Note: The Maroon has used the pseudonym “Ryan” to protect the privacy of Martinez’s son. Foster caregivers’ names have been excluded to protect the privacy of the children in their care.
In March 2020, Melissa Martinez was about to reunite with her one-year-old son, Ryan, after eight months apart. She had lost custody of him to the Department of Children and Family Services (DCFS) in July 2019. Since then, she had been staying at a treatment facility while she navigated family court hearings and job searches. She worked hard to get her life back on track so that she could take care of her son again. The reunification hearing was scheduled for March 23, 2020, but COVID-19 forced all family court hearings to be indefinitely delayed. DCFS terminated all in-person visits between parents and children in state custody. Martinez would not hold her son again for another four months.
“[COVID-19] just threw everything in the air,” said Martinez. “And for my son, it was overwhelming and confusing because he’s two—he doesn’t understand why he can’t see me like he was. All of a sudden, everything just stopped.”
The Illinois child welfare system has scrambled to shift its programming online and keep the children in its care safe. Children, parents, foster parents, and caseworkers have had to improvise through an unpredictable year full of separation and frustration. Meanwhile, the pandemic has brought attention to fault lines in the system and undermined parents’ trust. Martinez expected DCFS to help her as she worked to build a stable life for her son. Recent reforms at DCFS would make it seem that her expectations were well-founded, and Martinez asked for assistance as she worked to get Ryan back. With time, though, she lost hope that DCFS would help her.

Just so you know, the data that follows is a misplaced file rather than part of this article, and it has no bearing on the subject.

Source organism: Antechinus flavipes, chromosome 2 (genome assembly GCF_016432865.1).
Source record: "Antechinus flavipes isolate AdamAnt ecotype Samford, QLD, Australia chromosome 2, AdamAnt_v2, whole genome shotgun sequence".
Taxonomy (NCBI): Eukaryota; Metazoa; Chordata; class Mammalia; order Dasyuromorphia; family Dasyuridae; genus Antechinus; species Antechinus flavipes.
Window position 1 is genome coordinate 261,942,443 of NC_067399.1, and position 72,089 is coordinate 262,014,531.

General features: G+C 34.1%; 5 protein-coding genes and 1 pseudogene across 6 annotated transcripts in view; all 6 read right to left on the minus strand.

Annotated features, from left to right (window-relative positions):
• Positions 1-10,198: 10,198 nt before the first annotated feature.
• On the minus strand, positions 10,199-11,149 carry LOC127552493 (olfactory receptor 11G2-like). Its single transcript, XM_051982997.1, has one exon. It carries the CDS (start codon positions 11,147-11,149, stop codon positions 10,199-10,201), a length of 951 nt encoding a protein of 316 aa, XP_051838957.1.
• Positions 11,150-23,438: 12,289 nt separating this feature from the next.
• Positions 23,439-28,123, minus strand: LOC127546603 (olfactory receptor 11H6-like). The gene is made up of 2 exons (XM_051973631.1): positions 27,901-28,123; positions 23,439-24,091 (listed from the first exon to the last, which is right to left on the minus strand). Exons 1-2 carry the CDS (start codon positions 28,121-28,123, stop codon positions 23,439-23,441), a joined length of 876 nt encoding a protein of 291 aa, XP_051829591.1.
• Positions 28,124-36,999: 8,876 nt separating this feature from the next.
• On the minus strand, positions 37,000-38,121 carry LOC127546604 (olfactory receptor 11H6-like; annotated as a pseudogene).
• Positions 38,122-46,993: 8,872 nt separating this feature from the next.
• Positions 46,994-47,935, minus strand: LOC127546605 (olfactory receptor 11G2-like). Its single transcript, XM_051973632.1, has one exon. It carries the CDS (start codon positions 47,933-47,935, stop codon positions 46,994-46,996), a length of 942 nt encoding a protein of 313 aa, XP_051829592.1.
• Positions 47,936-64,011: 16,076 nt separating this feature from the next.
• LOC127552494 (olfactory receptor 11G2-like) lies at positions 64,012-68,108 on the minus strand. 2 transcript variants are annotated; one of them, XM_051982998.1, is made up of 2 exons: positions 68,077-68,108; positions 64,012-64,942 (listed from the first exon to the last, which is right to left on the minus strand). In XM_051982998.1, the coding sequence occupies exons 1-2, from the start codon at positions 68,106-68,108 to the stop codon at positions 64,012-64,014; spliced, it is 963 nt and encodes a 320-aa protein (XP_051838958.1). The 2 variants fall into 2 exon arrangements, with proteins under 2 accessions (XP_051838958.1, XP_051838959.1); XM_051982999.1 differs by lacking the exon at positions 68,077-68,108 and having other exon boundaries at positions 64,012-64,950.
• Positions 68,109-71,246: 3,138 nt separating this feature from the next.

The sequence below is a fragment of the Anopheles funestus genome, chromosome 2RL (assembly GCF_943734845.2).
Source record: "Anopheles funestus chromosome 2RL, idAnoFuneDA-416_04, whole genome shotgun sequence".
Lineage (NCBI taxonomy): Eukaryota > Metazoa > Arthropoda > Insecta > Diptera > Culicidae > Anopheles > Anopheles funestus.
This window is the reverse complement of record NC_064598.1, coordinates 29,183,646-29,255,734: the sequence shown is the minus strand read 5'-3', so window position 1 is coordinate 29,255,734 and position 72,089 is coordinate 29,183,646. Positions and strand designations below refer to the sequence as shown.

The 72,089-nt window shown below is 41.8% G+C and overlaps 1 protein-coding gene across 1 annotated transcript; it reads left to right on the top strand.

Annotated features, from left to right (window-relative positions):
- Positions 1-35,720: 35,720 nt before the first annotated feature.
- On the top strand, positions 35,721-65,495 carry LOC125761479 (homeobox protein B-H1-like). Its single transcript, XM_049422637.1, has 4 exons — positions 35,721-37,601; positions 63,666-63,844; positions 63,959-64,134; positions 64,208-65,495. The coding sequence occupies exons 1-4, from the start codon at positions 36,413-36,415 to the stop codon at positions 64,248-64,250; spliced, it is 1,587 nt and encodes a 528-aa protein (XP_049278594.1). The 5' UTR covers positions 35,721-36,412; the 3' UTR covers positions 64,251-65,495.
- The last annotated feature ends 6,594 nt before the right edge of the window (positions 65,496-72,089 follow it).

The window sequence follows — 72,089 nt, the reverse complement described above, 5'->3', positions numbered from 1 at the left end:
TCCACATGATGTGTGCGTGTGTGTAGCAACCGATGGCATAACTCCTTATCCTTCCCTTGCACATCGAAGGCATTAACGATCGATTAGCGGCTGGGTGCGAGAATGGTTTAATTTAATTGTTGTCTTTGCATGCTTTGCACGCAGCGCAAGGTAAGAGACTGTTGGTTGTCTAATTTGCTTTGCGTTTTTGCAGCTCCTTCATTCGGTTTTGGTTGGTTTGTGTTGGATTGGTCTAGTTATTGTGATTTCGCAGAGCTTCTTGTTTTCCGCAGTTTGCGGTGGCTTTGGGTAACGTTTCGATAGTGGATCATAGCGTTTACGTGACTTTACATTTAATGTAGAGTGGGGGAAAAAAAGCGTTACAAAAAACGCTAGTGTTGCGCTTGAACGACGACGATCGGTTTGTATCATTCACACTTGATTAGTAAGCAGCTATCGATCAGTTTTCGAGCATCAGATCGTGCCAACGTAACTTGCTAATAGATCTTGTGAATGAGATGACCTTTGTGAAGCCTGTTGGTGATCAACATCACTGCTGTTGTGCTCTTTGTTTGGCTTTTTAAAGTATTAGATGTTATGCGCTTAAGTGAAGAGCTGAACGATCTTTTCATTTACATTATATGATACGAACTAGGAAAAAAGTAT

When Martinez first lost Ryan, she was not allowed to see him at all. By March 2020, though, he was staying overnight at her residential treatment center every week. Ryan’s foster mother, Kelly Curry, described how hard it was for her to separate them every time she went to pick him up. “He is so bonded with his mom. When I would come pick him up, every time, he would just give me the stink eye.”
During the lockdown, Martinez could only talk to him over video chat. She called every night. “She would say goodnight to him,” said Curry. “She was so afraid he would forget about her.”